Career-Ending U.S. Political Scandals
What a Tangled (Inter)Web
While social media has created new ways for politicians to build relationships with their constituents, it has also had a dark side: For elected officials in search of new ways to shoot their careers in the foot, it offers an almost irresistible weapon. Between humiliating self-portraits, ineradicable e-mails and -- in the case of Gen. John R. Allen and Jill Kelley -- an estimated 20,000 to 30,000 pages of compromising communication, it's easy to see how social media will open the door to a bright new future of humiliating scandals.
Prior to this month, the poster child for Internet scandals was Rep. Anthony Weiner (D-N.Y., above). Both because of his unfortunate surname and because of the embarrassing nature of the sexualized self-portraits that he tweeted to various women, Weiner's humiliation became a national punchline. He resigned in 2011.
But while Weiner was a Twitter trailblazer, he is hardly the first person to get caught making questionable use of social media. Another New York congressman, GOP Rep. Chris Lee, resigned after a news station reported that he'd sent a topless photo of himself to a woman he met on Craigslist. And much of Rep. Foley's harassment of congressional pages took place via e-mail.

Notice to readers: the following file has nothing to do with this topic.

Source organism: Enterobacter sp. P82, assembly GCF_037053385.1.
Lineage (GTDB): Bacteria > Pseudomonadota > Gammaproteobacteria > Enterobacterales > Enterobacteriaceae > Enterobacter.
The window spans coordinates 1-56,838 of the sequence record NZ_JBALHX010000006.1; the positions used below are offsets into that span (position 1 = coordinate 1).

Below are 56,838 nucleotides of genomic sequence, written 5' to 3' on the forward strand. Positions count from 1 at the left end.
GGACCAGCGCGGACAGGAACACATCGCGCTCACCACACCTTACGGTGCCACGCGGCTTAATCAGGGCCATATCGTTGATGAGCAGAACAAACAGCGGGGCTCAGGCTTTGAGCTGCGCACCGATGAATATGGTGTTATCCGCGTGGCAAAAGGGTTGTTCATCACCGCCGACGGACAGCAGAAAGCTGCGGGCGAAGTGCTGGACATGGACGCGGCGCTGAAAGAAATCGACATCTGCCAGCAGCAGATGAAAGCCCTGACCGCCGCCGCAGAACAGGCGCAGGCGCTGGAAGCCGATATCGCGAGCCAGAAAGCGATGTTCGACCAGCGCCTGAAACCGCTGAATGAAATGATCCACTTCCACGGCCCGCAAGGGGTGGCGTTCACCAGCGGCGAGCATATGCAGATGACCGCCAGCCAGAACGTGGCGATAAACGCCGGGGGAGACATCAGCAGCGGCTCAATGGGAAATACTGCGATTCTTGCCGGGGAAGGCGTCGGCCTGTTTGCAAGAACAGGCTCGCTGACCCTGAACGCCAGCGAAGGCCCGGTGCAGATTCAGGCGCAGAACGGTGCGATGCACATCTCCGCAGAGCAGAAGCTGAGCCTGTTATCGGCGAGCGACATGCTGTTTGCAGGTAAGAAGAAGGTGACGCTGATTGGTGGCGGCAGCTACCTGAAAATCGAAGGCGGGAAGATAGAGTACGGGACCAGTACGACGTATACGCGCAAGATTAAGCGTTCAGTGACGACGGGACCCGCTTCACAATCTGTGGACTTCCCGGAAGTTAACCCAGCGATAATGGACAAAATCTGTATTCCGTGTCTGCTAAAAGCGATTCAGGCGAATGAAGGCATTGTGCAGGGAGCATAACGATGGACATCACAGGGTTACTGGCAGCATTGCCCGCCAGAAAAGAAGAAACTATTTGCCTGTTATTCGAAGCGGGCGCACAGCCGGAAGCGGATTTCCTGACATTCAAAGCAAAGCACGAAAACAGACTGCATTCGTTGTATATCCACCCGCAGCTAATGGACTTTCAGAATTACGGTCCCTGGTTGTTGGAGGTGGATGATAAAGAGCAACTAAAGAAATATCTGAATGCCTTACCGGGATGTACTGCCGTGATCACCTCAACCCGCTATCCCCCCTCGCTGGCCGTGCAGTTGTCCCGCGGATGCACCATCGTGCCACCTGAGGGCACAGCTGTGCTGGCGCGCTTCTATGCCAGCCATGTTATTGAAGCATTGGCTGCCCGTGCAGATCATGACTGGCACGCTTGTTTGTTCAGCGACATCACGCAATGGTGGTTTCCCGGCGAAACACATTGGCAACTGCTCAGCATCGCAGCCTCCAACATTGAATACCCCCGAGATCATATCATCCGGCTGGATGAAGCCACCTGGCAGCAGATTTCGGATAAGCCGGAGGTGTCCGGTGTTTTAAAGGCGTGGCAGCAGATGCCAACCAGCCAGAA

However, the all-time worst internet political sex scandal (thus far) is probably that of Brian J. Doyle, Deputy Press Secretary of the Department of Homeland Security. In 2006, Doyle was arrested after he conducted sexually-explicit internet conversations with what he thought was a 14-year-old girl. In point of fact, his internet correspondent was actually an undercover detective. Doyle was eventually sentenced to five years in prison for attempting to seduce a minor and transmitting harmful material to a minor.